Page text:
The War Room is the name that Hillary Clinton gave to the former newspaper office in Little Rock, Arkansas which served as headquarters for Bill Clinton’s 1992 presidential campaign. It is also the title of husband-wife duo D.A. Pennebaker and Chris Hegedus’s 1993 documentary about the happenings there within.

A pioneer of the American Direct Cinema movement alongside Robert Drew, Albert Maysles, and Richard Leacock, D.A. Pennebaker first innovated his mobile, fly-on-the-wall style with Primary, following John F. Kennedy’s run against Hubert Humphrey in the 1960 Wisconsin democratic primary. In 1967 he further established himself with Don’t Look Back, a follow-around account of Bob Dylan’s 1965 concert tour in England. So by 1992 it was clear he had an innate gift for finding and working with star power, and he had his sights set on the democratic presidential front-runner Bill Clinton. Just one problem: he and Hegedus were denied access. So instead of filming him, they filmed the people around him– and stumbled straight into the made-for-TV charisma of George Stephanopoulos and James Carville.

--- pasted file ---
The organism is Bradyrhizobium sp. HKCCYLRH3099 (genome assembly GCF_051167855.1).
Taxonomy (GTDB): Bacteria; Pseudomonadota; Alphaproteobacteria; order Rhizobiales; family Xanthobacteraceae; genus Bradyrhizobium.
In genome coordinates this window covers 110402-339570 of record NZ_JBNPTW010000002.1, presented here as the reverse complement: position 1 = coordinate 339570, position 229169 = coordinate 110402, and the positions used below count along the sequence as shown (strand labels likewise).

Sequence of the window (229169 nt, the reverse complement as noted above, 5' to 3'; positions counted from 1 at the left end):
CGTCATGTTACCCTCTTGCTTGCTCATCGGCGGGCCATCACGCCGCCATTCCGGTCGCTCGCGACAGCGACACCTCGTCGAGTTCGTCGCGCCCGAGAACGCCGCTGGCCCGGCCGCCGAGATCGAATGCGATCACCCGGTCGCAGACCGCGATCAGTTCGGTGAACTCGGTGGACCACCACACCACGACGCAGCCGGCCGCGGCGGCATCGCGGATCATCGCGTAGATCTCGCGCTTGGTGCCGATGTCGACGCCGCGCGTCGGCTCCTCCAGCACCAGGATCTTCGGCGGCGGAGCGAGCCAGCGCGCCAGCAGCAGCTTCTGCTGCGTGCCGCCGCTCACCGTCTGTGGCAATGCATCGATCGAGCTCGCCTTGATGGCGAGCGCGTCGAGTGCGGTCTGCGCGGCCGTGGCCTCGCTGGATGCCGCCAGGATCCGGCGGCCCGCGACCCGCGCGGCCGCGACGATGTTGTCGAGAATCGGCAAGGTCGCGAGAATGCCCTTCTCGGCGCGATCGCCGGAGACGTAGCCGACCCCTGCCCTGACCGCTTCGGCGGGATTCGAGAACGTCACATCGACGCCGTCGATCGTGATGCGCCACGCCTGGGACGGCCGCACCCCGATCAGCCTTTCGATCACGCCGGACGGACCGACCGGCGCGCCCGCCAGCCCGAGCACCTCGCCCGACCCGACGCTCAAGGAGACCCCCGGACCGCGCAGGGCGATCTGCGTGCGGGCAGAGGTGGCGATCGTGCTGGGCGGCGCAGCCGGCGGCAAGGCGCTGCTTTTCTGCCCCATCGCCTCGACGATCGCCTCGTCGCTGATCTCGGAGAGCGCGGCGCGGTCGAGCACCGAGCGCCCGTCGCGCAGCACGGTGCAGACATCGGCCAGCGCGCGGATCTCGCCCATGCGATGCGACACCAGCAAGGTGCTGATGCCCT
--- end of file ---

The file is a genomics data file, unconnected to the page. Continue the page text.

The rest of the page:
Stephanopoulos is the handsome young Rhodes scholar, quietly commanding, guiding Clinton through what- and what not- to say. The ‘Ragin’ Cajun’ Carville is his antithesis: a gangly mass of chaotic energy with fiendish features and a Louisiana twang, sent into a fervor by the scent of a good spin. Pennebaker and Hegedus’s camera records, seemingly invisible, as they direct office operations, write and rewrite speeches, discuss color choices, and strategize how best to bring down Bush’s opposing campaign without sacrificing sportsmanship. Both men fill the viewer with the satisfaction of watching people who are very, very good at their jobs– and not only that, but who are enjoying themselves as well. As D.A. Pennebaker said, “It had that feeling of a group hanging out together rather than a group of people fiercely fostering a political vantage”. 

The War Room arrived in the last days of Direct Cinema, as audiences were already beginning to question the authenticity of anything calling itself real or transparent, and documentarians like Errol Morris and Michael Moore were taking the scene. While Stephanopoulos and Carville are the kind of figures that inspire a renewed belief in the nobility of politics, it’s also true that both knew they were being filmed, and have subsequently proven themselves to function well as media personalities: Stephanopoulos as host of ABC’s This Week, Carville as a host and then contributor on CNN. Nevertheless, surrounded by contemporary shows and movies like Scandal, House of Cards, or The Ides of March, The War Room is an honest and reassuring reminder that, behind the scenes, there are people who genuinely want to make the world a better (or at least more livable) place.